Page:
Of J.R.R. Tolkien and status quos: Part I
As some of you may know, I’m a bit of a fixture on various fantasy literature forums: I like discussing this genre and its noble inhabitants. So when author Neil McGarry posted a link to an article he had co-written about the inherent conservatism of the fantasy genre, and invited responses, this was a temptation I could not refuse. Since I was a bit preoccupied with German Play stuff earlier in the month, my commentary had to wait… until now.
I am approaching McGarry and Ravipinto from a (mostly) Tolkien-centric viewpoint. Strictly, their article uses George R.R. Martin’s A Song of Ice and Fire as its second data point within the genre, but Martin’s series is viewed primarily as a conscious rebuttal/response to Tolkien’s earlier work. Rather than engaging with McGarry and Ravipinto’s analysis of Martin, my interest is instead in arguing that Tolkien isn’t what they make him out to be. Or, in other words, that Tolkien’s undoubted conservatism is a good deal more nuanced than is represented. Let’s get started.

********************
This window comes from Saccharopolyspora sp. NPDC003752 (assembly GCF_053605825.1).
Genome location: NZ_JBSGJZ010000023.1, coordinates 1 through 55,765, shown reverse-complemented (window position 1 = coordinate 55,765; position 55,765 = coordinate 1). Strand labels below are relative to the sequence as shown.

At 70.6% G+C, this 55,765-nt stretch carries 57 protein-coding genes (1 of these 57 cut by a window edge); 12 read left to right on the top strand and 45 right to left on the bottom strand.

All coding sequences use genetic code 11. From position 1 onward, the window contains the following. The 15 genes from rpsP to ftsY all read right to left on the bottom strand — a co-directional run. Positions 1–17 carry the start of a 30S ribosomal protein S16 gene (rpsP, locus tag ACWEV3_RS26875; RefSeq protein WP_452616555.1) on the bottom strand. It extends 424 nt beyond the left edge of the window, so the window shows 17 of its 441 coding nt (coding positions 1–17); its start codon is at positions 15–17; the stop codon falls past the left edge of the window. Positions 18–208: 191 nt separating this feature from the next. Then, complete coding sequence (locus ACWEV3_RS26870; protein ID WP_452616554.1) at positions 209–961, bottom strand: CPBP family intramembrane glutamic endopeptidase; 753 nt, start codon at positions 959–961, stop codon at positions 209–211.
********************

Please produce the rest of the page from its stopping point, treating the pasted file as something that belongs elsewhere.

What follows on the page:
[T]he traditional format of a high fantasy novel is that some source of disruption threatens to destabilize the land; it is up to the hero (usually it is a ‘he’) to set things right and restore the order of benign tyranny to the world. Fantasy, in short, is frequently consolatory, and I don’t get on with it. (para. 12)
Here the article quotes author Charlie Stross. To be honest, a major problem with the cited section is that it does not actually define what is meant by high fantasy novel: genre lines are slippery enough without delving into subgenres, which is just asking for someone to start playing No True Scotsman. However, putting Tolkien to one side for a moment, let’s try to get a handle on this alleged “traditional” format by taking a look at two novels that predate The Lord of the Rings (or even The Hobbit), and which are both unarguably high fantasy: The Worm Ouroboros by E.R. Eddison (1922) and The King of Elfland’s Daughter by Lord Dunsany (1924). Spoilers follow for both works, by the way.